Hartcliffe Betrayed

The fading of a post-war dream

Publication Details
Number: 62
By: Paul Smith
Edition: 2024
ISBN: 978-1-911522-74-4
Number of pages: 150
Format: Bound Booklet
Page Details
Section: BRHG Publications
Subjects: Class, Modern History (Post World War II)
Tags: , , ,
Posted: Modified:

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How a garden city became a housing estate, 1943-1963.

A salutary lesson for current planners can be drawn from this detailed examination of the failure of an ambitious project in the immediate post-war environment to live up to its expectations. Houses were desperately needed: What principles should underpin a new ‘settlement’? Where should the houses go? Who were they for? And what provision should be made for the likely political and financial changes over the timescale of the project?

Changing governments, shifting priorities and inevitable cuts meant the dream was progressively trimmed and gradually became drowned in a sea of MUD.

In Hartcliffe Betrayed, quotes from official documents, contemporary newspapers and interviews with ‘pioneer’ residents show the downward slide from ‘ideal neighbourhood’ to dormitory estate.

Read the article on Hartcliffe Betrayed in the Bristol Post The lost ‘Garden City’ of Bristol – new book reveals how people on one of Britain’s biggest estates were ‘betrayed’

Download the pdf of the article on Hartcliffe Betrayed in the Bristol Times history section of the Bristol Post Solution to housing problem never happened.

Read the review article on the Bristol 24/7 website: Hartcliffe’s hidden history expolored in new book.

Front cover showing girls playing in front of a Hartcliffe council houseBack cover with back-blurb


Delighted to have a copy of Hartcliffe Betrayed, the much anticipated volume by Paul Smith. The book follows the planning process for this post war suburb and how visionary ideas slowly got watered down. With his long standing commitment to the development of housing in Bristol I can think of no better person than Paul Smith to have researched and written this treatise. Diligently researched and scrupulously referenced Hartcliffe Betrayed is not only a ‘must read’ for urban planners but also a compelling study for anyone interested in Bristol’s history. An instant classic.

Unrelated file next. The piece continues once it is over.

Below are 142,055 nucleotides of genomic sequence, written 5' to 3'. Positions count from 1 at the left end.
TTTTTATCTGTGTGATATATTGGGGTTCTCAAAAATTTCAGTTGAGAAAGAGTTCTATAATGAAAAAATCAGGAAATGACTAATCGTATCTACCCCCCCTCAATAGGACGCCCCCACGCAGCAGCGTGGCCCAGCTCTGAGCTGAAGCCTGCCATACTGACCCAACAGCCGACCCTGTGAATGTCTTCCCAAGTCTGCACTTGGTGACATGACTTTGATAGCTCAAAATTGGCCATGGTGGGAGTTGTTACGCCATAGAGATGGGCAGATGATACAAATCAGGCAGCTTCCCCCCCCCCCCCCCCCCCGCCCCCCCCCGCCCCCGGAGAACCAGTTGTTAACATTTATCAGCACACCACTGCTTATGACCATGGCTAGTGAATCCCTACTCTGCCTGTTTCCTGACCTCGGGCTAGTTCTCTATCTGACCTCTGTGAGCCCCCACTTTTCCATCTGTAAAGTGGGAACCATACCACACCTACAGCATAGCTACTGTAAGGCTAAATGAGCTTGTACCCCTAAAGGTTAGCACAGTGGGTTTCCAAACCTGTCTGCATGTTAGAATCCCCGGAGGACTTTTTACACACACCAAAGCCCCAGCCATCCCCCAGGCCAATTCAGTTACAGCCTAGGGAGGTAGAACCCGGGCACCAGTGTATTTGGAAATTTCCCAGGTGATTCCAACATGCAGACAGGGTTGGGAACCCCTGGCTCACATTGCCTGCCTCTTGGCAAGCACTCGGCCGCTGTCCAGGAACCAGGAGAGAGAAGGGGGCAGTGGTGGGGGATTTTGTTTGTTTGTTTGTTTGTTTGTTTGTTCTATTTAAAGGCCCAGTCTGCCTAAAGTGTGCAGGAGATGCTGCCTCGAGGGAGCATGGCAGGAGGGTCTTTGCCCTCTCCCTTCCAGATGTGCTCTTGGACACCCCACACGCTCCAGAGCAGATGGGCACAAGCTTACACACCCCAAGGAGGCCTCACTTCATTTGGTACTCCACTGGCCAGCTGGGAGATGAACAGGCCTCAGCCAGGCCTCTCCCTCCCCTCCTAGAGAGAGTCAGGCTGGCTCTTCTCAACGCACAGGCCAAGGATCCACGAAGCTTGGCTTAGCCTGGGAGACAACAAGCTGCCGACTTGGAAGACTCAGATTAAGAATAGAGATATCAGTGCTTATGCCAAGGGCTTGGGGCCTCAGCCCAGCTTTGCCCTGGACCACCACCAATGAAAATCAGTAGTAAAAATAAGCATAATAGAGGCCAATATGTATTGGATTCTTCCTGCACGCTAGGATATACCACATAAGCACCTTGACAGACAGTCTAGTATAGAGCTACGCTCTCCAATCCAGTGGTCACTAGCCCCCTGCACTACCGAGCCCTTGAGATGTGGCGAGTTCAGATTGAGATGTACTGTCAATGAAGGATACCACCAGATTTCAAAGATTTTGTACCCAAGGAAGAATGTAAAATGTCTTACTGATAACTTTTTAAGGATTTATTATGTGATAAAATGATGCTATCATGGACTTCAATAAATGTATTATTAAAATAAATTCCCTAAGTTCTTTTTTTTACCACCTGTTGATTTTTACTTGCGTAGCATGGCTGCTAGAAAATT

Mike Manson (Bristol Civic Society)

[This] book is a valuable reminder that our aspirations for social housing must be matched by the quality of their implementation. Spending on housing and community is an investment that pays for itself many times over. Doing it ‘on the cheap’ is a betrayal of our values, interests and futures.

Paul Smith’s book is a powerful testament to just that and it is well worth a read.

John Boughton, Municipal Dreams

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  1. A very timely publication at the dawn of a more progressive council!
    The appalling consequences of poor planning, the creating of a ghetto and the human costs are immeasurable and devastating to generations … and it’s not just Hartcliffe.

    Broken promises and dreams have wrecked lives and families and immobilised their future opportunities.

    I look forward to this book but it will tell me what I already know. I sincerely hope that it will influence a new generation of planners and policy makers. We need this!!

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